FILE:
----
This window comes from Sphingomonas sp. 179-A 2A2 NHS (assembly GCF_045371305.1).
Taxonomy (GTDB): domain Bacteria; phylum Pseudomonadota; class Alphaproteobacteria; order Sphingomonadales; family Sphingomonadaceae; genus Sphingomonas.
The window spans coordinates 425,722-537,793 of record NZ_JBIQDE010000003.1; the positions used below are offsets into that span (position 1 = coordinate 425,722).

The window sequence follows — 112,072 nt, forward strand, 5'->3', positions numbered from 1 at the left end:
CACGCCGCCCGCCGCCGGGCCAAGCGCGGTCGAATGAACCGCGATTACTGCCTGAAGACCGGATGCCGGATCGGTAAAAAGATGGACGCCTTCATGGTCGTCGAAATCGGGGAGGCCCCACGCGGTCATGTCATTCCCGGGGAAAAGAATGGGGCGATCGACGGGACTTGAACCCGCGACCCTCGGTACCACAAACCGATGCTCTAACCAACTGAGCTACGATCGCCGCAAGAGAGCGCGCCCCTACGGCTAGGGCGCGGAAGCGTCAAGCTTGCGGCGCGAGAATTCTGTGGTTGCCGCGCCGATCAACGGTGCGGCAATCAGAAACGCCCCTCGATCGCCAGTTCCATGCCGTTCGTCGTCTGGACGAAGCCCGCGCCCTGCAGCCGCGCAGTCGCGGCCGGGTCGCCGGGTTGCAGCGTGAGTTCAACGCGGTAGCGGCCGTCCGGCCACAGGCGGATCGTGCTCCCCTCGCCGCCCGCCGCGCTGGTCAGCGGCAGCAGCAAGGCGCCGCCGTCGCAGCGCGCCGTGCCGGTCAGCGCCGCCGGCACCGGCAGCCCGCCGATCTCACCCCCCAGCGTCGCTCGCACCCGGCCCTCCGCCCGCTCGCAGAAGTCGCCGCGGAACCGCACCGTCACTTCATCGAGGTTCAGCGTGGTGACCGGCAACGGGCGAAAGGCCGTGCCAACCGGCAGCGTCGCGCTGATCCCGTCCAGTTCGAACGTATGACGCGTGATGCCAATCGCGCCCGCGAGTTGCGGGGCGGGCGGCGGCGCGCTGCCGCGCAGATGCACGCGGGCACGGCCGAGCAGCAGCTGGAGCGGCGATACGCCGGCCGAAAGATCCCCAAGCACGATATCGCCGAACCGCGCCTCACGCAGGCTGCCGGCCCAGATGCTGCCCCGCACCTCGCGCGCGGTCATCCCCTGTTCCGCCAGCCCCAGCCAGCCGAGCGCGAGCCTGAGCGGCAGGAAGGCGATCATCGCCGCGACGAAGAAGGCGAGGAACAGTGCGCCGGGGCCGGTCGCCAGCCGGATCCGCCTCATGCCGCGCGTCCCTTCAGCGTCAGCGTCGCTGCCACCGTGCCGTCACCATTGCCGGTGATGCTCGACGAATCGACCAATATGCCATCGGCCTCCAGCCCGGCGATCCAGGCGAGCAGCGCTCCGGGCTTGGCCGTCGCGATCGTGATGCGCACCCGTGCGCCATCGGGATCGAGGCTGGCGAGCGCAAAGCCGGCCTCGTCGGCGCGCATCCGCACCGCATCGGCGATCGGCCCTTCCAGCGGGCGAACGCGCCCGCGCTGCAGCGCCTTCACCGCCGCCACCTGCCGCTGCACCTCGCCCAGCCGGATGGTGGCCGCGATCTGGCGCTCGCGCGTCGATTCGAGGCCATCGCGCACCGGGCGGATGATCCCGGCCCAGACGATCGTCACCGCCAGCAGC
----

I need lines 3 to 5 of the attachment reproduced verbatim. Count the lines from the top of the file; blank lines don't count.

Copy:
The window spans coordinates 425,722-537,793 of record NZ_JBIQDE010000003.1; the positions used below are offsets into that span (position 1 = coordinate 425,722).

The window sequence follows — 112,072 nt, forward strand, 5'->3', positions numbered from 1 at the left end:
CACGCCGCCCGCCGCCGGGCCAAGCGCGGTCGAATGAACCGCGATTACTGCCTGAAGACCGGATGCCGGATCGGTAAAAAGATGGACGCCTTCATGGTCGTCGAAATCGGGGAGGCCCCACGCGGTCATGTCATTCCCGGGGAAAAGAATGGGGCGATCGACGGGACTTGAACCCGCGACCCTCGGTACCACAAACCGATGCTCTAACCAACTGAGCTACGATCGCCGCAAGAGAGCGCGCCCCTACGGCTAGGGCGCGGAAGCGTCAAGCTTGCGGCGCGAGAATTCTGTGGTTGCCGCGCCGATCAACGGTGCGGCAATCAGAAACGCCCCTCGATCGCCAGTTCCATGCCGTTCGTCGTCTGGACGAAGCCCGCGCCCTGCAGCCGCGCAGTCGCGGCCGGGTCGCCGGGTTGCAGCGTGAGTTCAACGCGGTAGCGGCCGTCCGGCCACAGGCGGATCGTGCTCCCCTCGCCGCCCGCCGCGCTGGTCAGCGGCAGCAGCAAGGCGCCGCCGTCGCAGCGCGCCGTGCCGGTCAGCGCCGCCGGCACCGGCAGCCCGCCGATCTCACCCCCCAGCGTCGCTCGCACCCGGCCCTCCGCCCGCTCGCAGAAGTCGCCGCGGAACCGCACCGTCACTTCATCGAGGTTCAGCGTGGTGACCGGCAACGGGCGAAAGGCCGTGCCAACCGGCAGCGTCGCGCTGATCCCGTCCAGTTCGAACGTATGACGCGTGATGCCAATCGCGCCCGCGAGTTGCGGGGCGGGCGGCGGCGCGCTGCCGCGCAGATGCACGCGGGCACGGCCGAGCAGCAGCTGGAGCGGCGATACGCCGGCCGAAAGATCCCCAAGCACGATATCGCCGAACCGCGCCTCACGCAGGCTGCCGGCCCAGATGCTGCCCCGCACCTCGCGCGCGGTCATCCCCTGTTCCGCCAGCCCCAGCCAGCCGAGCGCGAGCCTGAGCGGCAGGAAGGCGATCATCGCCGCGACGAAGAAGGCGAGGAACAGTGCGCCGGGGCCGGTCGCCAGCCGGATCCGCCTCATGCCGCGCGTCCCTTCAGCGTCAGCGTCGCTGCCACCGTGCCGTCACCATTGCCGGTGATGCTCGACGAATCGACCAATATGCCATCGGCCTCCAGCCCGGCGATCCAGGCGAGCAGCGCTCCGGGCTTGGCCGTCGCGATCGTGATGCGCACCCGTGCGCCATCGGGATCGAGGCTGGCGAGCGCAAAGCCGGCCTCGTCGGCGCGCATCCGCACCGCATCGGCGATCGGCCCTTCCAGCGGGCGAACGCGCCCGCGCTGCAGCGCCTTCACCGCCGCCACCTGCCGCTGCACCTCGCCCAGCCGGATGGTGGCCGCGATCTGGCGCTCGCGCGTCGATTCGAGGCCATCGCGCACCGGGCGGATGATCCCGGCCCAGACGATCGTCACCGCCAGCAGC